While you’re getting prepared in advance, you can (and should!) create a hurricane plan. If you’re anticipating a dangerous storm, you should know exactly where you can seek shelter and have an evacuation plan ready.You’ll also know exactly what to do if a storm suddenly changes direction and you need to batten down the hatches at home with less than 48 hours notice.
What Supplies Do I Need for Hurricane Season?
You need a few different types of supplies to be fully prepared—food and water, pet supplies, first aid, means of communication, and a packed “go bag.”
Food and Water
The most basic of supplies, you need to make sure you have enough food and water to ride out the storm. Food delivery services, restaurants, and grocery stores aren’t usually open or available 24 hours before or after a major hurricane, so don’t count on them to save you. If you live in an area that’s expected to receive sustained winds and rain for days at a time, you’ll need to keep enough water and non-perishable food on hand.
As a standard rule, you need at least one gallon of drinking water a day, so multiply that by how many people you have in your household. Buy a few of those large 3-gallon water jugs off the shelf to keep in your pantry. Unlike individual water bottles, they’re inconvenient enough that you won’t make the mistake of grabbing a bottle to take with you to the gym.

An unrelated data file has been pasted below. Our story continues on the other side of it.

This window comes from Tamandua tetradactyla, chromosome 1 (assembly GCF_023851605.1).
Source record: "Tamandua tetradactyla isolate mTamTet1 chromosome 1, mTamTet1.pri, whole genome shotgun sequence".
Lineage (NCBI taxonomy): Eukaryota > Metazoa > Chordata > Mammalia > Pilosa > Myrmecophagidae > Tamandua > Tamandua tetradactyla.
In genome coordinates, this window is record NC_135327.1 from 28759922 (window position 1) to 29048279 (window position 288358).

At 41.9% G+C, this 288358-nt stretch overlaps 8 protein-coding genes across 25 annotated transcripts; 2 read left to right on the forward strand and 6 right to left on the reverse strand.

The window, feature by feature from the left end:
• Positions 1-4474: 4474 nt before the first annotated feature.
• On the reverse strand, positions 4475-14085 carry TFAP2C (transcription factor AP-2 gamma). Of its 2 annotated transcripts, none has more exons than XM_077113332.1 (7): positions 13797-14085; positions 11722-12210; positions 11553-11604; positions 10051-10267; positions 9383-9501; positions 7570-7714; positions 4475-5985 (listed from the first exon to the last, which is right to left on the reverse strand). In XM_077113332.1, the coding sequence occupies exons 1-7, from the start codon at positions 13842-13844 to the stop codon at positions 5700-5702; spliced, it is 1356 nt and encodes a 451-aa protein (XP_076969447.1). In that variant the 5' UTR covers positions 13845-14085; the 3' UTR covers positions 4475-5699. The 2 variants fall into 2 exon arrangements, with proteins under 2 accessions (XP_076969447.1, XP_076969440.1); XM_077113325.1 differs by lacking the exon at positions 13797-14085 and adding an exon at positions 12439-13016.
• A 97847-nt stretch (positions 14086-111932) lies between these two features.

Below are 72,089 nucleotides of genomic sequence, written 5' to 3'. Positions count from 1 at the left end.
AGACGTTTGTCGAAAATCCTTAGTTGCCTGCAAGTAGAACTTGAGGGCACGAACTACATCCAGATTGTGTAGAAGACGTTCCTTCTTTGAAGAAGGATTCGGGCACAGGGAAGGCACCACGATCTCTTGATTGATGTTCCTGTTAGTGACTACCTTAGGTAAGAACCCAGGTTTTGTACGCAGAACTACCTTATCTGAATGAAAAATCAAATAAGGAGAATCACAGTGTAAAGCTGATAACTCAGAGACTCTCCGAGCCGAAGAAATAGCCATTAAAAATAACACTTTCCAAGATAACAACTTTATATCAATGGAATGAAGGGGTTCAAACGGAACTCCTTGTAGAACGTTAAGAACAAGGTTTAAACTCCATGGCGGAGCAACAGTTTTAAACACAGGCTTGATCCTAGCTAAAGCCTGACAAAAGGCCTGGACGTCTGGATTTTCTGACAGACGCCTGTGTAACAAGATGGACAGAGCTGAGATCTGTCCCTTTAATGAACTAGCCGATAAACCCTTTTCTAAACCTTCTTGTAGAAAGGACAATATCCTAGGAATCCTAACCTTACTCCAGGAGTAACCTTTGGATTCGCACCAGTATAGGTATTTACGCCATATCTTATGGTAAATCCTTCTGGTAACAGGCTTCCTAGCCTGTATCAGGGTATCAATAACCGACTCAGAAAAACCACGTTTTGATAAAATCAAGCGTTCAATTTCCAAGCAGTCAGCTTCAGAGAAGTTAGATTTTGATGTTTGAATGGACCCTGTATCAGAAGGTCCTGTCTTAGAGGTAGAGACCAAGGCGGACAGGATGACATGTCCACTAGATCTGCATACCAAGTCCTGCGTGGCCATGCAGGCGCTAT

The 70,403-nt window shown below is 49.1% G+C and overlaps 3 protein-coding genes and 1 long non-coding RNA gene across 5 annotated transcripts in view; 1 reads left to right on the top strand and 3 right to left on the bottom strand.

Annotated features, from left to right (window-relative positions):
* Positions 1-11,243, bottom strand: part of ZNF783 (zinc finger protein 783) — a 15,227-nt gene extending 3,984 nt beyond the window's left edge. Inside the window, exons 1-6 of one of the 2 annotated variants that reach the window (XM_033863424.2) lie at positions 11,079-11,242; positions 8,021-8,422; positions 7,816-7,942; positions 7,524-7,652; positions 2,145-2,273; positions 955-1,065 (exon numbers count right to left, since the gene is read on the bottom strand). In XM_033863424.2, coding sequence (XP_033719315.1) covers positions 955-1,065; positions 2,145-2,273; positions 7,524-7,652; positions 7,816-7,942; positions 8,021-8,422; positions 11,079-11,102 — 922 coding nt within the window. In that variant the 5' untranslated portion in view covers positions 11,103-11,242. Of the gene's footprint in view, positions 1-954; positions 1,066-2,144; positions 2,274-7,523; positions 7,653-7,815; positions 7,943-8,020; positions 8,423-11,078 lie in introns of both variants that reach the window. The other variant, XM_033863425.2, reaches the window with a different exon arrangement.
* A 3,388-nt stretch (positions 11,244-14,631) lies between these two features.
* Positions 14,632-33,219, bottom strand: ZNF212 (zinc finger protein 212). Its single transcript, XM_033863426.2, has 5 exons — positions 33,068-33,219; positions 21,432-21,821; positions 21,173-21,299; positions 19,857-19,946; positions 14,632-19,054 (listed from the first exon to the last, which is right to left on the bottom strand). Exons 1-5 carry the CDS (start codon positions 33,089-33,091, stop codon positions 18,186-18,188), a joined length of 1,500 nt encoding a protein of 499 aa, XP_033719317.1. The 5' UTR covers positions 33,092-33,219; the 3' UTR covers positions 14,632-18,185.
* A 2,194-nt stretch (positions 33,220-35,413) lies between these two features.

For food, you can basically keep anything on hand that’s non-perishable, but it’s a good idea to keep filling, healthy food on hand. Spending several days trapped in your home without power or entertainment gets exasperating, so be sure to stock up on appetizing non-perishable foods that will keep morale up. Most canned foods are safe to eat without heating up, so you can eat canned soups and chili cold. Start a list and gather some of the following non-perishables:
- Shelf stable bread
- Peanut or almond butter
- Jams and fruit preserves
- Canned tuna
- Canned soupls
- Dried fruit
- Energy bars
- Canned beans
- Canned vegetables
- Trail mix
- Boxed nut or seed milk (placed in cooler after opening)
Pro Tip #1: In the days leading up to the storm, pick up some fresh fruit like apples, oranges, grapes, and bananas to keep yourself from getting burned out on energy bars. Most last-minute shoppers raid the soup and snack aisles, so you’ll have plenty of fresh produce to choose from before the storm.
Pro Tip #2: Be sure to fill your bathtubs with water and keep a bucket or pitcher nearby so you can fill the toilet tank with water. Your city may decide to shut off the water if the water purification system becomes damaged or contaminated.
For most purposes, a basic first aid kit will serve. If you’re assembling your own kit, include the following items:
- Bandages, multiple sizes and shapes
- Alcohol or antiseptic wipes
- Hand sanitizer
- Disposable gloves
- Gauze pads
- Antibacterial ointment
- Sterile dressings